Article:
Provost Jenny Martinez condemned hate speech and said that Stanford is “investigating threats connected to international events” at the Graduate Student Council’s (GSC) Tuesday meeting.
Martinez highlighted several campus support resources, including mental health counseling, for Jewish and Muslim communities amid the ongoing Israel-Gaza conflict. She said the University “is also spending money for additional community-building activities,” as well as for legal counsel because some students had expressed concerns about immigration issues.
When asked about the concrete steps that the University expects to take to combat hate speech and doxxing, Martinez explained University procedures when responding to Protected Identity Harm reports: the affected student is contacted within 24 hours and offered support and resources before the report is investigated further. If the speech is protected by the First Amendment, Stanford cannot punish the speaker and so will close the case by offering resources to the student, Martinez said.
Stanford Law School will run “a pilot on doxxing in spring quarter,” Martinez said.
Following Martinez’s remarks, Laurette Beeson from the Graduate Life Office (GLO) echoed Martinez’s sentiments. “There is no place for hate on this campus,” she said, adding that the GLO is doing its best to provide resources and serve as a liaison between administration and students.
“Our student body, our peers, the campus is experiencing an undue level of pain and discomfort from witnessing … what is happening geopolitically,” said Kristen Jackson, fourth-year PhD student, acknowledging the diversity of students facing hardship at this time. “It’s difficult for the ASSU to make a statement that doesn’t somehow exclude someone,” she said.
“We want to iterate a couple of points that we think collectively across the ASSU bodies are important,” Jackson added. “We know that students are hurting … hate has no place and should have no place on our campus or any campus,” they said.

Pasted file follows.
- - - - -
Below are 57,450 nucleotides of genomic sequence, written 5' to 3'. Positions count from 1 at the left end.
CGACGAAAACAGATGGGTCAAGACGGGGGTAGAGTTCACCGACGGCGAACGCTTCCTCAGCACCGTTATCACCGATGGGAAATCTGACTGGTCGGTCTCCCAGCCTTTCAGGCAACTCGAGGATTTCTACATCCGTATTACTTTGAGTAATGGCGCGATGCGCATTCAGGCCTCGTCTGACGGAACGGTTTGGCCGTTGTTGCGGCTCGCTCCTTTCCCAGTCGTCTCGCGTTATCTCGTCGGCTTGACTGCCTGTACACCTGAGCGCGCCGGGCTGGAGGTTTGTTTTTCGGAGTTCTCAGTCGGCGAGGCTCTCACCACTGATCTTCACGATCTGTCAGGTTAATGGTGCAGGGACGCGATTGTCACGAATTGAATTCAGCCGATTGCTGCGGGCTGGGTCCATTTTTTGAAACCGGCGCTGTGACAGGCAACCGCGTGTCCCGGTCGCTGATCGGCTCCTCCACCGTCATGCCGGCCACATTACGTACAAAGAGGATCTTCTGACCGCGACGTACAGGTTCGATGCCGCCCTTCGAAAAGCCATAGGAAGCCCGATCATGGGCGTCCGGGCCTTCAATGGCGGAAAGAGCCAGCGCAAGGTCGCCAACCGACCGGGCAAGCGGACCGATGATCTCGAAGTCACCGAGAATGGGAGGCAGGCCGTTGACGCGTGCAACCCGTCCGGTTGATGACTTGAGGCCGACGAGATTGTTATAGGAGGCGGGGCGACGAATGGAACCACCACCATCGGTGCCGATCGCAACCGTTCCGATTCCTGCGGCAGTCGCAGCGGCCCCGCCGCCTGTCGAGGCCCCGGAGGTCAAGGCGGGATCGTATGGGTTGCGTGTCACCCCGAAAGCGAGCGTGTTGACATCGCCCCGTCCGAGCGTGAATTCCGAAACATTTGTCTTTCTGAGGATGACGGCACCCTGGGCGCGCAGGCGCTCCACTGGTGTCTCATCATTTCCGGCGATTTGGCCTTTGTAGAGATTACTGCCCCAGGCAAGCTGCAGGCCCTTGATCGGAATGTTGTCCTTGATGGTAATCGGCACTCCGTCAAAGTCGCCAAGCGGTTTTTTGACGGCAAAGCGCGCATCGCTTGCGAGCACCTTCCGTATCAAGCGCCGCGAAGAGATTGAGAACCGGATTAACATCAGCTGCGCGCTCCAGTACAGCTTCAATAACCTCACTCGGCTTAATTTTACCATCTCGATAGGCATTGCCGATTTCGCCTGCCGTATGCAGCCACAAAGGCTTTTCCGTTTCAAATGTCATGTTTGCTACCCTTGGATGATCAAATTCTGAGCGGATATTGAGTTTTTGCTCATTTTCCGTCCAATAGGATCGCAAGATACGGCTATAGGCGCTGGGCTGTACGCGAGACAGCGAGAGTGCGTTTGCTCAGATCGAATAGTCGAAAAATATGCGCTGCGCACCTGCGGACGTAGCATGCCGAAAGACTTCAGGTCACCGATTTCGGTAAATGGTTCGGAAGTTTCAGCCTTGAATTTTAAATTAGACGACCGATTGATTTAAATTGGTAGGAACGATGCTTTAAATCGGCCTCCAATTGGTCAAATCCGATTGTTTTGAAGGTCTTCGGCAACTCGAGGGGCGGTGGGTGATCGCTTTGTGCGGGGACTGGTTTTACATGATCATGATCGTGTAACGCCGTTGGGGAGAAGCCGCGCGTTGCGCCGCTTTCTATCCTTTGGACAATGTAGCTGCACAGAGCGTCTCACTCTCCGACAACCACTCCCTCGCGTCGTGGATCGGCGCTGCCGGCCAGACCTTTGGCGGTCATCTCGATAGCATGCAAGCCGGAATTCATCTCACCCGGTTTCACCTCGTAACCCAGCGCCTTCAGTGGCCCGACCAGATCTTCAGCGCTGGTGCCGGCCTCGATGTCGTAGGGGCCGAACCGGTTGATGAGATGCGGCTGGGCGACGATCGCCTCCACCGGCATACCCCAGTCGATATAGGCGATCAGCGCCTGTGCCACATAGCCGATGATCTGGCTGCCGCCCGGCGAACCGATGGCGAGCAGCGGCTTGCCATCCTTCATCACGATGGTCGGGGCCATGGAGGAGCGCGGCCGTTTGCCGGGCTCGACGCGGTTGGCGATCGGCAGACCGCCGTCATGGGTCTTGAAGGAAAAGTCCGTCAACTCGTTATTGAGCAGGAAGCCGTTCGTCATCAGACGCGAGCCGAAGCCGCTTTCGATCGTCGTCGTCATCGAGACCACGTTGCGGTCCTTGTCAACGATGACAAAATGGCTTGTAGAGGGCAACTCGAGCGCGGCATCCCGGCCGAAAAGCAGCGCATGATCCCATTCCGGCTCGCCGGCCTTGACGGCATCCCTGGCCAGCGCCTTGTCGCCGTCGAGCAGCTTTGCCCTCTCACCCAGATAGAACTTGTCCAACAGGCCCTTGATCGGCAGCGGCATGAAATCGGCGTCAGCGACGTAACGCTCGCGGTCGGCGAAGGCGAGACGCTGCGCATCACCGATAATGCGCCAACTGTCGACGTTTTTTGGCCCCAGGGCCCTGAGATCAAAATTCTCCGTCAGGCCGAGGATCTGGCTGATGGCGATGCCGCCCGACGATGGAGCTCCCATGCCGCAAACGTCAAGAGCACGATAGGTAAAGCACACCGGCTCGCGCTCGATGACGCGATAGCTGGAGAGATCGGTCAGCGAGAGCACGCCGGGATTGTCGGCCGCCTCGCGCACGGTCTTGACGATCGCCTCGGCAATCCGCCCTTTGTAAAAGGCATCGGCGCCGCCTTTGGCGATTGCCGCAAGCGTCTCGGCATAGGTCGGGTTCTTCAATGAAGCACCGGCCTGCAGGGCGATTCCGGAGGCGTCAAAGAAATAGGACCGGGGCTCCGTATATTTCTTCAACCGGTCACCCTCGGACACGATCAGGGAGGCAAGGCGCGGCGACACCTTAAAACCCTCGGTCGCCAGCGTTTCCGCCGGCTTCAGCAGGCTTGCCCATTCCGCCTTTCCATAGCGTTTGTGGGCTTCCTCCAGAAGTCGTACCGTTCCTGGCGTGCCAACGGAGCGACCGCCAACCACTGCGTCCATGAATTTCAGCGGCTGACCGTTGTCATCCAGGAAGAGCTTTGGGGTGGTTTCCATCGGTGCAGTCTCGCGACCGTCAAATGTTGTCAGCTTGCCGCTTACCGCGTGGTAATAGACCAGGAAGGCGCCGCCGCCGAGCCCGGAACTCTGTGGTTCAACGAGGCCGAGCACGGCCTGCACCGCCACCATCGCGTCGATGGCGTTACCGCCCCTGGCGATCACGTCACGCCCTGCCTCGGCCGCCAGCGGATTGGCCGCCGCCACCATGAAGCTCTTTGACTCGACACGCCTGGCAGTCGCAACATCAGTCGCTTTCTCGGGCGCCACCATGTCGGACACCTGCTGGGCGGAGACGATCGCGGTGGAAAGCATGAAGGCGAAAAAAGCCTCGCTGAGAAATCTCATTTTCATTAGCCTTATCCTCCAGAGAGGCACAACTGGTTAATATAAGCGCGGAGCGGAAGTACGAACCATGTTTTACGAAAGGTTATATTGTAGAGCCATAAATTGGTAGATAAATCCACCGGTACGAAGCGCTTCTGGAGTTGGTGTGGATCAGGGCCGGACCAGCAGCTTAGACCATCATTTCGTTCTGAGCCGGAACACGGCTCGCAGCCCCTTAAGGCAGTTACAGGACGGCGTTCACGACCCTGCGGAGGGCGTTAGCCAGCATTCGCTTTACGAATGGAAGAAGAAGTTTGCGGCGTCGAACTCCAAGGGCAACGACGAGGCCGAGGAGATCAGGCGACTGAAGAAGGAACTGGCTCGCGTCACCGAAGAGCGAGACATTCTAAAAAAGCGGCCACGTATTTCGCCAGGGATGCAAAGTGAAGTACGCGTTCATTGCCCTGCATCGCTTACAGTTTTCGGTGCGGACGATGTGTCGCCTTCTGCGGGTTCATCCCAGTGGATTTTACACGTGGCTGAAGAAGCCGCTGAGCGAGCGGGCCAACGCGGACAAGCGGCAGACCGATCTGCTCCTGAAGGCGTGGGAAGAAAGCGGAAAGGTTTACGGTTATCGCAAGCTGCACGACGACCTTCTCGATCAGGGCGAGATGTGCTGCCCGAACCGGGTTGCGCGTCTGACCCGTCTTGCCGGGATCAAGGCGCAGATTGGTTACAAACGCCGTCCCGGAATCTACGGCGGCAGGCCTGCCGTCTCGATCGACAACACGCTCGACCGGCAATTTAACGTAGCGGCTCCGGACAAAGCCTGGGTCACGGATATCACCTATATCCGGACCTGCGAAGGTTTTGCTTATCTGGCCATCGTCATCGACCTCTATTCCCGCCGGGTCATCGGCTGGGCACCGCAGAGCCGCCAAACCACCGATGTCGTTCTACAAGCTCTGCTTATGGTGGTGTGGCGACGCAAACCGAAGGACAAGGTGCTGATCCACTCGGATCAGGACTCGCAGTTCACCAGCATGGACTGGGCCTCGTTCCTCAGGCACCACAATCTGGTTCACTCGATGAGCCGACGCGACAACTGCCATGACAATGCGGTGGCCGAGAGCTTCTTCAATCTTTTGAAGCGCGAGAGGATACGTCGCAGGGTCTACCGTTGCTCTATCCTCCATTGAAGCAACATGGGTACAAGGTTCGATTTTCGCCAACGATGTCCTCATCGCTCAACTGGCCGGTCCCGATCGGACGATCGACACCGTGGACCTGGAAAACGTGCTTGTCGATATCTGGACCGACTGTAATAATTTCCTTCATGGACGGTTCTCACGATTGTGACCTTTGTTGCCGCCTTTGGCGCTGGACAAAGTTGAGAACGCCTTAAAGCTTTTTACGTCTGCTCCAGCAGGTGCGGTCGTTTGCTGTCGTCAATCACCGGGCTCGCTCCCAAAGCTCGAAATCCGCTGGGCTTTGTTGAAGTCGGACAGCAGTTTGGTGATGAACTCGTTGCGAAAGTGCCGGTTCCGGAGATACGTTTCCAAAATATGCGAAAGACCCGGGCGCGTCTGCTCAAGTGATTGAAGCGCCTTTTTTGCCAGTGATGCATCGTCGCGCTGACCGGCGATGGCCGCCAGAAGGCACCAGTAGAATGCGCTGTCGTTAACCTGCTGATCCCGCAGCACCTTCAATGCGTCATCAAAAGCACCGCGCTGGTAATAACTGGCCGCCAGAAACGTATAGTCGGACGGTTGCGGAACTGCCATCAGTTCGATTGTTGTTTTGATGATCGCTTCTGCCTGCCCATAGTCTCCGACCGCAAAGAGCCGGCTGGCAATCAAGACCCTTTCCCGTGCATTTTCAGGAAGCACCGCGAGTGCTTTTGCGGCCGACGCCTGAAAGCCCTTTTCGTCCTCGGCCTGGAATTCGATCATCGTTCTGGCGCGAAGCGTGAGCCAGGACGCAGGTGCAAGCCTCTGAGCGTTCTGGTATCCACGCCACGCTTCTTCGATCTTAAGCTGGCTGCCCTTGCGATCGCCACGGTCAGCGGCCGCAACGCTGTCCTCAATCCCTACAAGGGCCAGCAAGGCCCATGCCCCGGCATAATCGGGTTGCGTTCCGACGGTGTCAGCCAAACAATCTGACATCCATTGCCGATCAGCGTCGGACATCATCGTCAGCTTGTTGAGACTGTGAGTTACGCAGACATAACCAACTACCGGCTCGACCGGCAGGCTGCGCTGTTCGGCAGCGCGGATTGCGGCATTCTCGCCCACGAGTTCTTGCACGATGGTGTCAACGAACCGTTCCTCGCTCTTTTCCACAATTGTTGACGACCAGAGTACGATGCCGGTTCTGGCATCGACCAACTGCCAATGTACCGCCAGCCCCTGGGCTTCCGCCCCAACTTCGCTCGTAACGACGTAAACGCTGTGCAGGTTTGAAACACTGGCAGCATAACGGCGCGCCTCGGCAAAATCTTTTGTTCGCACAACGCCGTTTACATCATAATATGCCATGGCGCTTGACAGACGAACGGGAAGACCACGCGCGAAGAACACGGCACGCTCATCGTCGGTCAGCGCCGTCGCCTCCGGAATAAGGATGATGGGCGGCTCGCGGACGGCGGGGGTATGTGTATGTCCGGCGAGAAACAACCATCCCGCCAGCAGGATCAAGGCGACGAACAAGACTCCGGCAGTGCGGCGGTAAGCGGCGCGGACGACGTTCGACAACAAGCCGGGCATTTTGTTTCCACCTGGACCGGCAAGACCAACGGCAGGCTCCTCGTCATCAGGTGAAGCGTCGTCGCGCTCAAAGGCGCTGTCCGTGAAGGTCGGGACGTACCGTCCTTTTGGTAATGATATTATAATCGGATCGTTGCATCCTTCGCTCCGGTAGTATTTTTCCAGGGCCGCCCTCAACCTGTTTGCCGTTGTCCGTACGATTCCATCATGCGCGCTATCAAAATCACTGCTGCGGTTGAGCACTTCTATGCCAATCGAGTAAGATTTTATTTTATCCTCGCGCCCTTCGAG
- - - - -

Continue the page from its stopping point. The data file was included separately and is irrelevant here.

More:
The GSC also approved several funding requests and discussed its income and spending during its meeting.
Stanford Hindu Students Council (SHSC) requested $1,500 for Diwali celebrations to be held later this week at White Plaza, in addition to the $12,719 they have already allocated for the event, because they underestimated the total cost of food when applying for the annual grant last year. The event is being planned jointly with the Stanford India Association.
The lack of supporting documentation from both organizations to substantiate the need for the extra funds raised concerns among council members about transparency and financial accountability. However, the council approved the request for funding on the condition that SHSC provides documentation for the extra funds within the 48 hours following the meeting.
Rains community associates (CAs) requested $1,450 for the Rains Art and Music Festival taking place this week. Kavya Sreedhar, a fifth-year Ph.D. student in electrical engineering, raised concerns that the event “is the same day as EVGR Fall Fest, and it’s short notice,” therefore giving the GSC no time to review the budget.
Third-year law student Jacob Benford and Sreedhar agreed that it could set a dangerous precedent for students to purchase food and drinks and ask the GSC to reimburse them, because some students might front a large amount of money without being reimbursed. The vote for funding the event was not passed.
This article has been updated to include additional comment from Jackson for context.
A previous version of this article incorrectly stated Jackson’s class year. The Daily regrets this error.